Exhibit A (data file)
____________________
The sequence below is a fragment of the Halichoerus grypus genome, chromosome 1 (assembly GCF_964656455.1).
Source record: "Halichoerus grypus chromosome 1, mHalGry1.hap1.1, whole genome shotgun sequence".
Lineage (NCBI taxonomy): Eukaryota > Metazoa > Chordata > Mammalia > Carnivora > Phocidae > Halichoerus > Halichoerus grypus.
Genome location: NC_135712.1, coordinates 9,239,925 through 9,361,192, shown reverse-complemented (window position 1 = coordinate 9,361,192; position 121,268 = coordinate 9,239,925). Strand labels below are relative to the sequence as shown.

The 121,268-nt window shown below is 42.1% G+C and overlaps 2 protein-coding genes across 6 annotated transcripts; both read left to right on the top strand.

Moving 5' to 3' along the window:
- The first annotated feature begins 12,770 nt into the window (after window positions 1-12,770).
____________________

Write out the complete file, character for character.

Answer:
The sequence below is a fragment of the Halichoerus grypus genome, chromosome 1 (assembly GCF_964656455.1).
Source record: "Halichoerus grypus chromosome 1, mHalGry1.hap1.1, whole genome shotgun sequence".
Lineage (NCBI taxonomy): Eukaryota > Metazoa > Chordata > Mammalia > Carnivora > Phocidae > Halichoerus > Halichoerus grypus.
Genome location: NC_135712.1, coordinates 9,239,925 through 9,361,192, shown reverse-complemented (window position 1 = coordinate 9,361,192; position 121,268 = coordinate 9,239,925). Strand labels below are relative to the sequence as shown.

The 121,268-nt window shown below is 42.1% G+C and overlaps 2 protein-coding genes across 6 annotated transcripts; both read left to right on the top strand.

Moving 5' to 3' along the window:
- The first annotated feature begins 12,770 nt into the window (after window positions 1-12,770).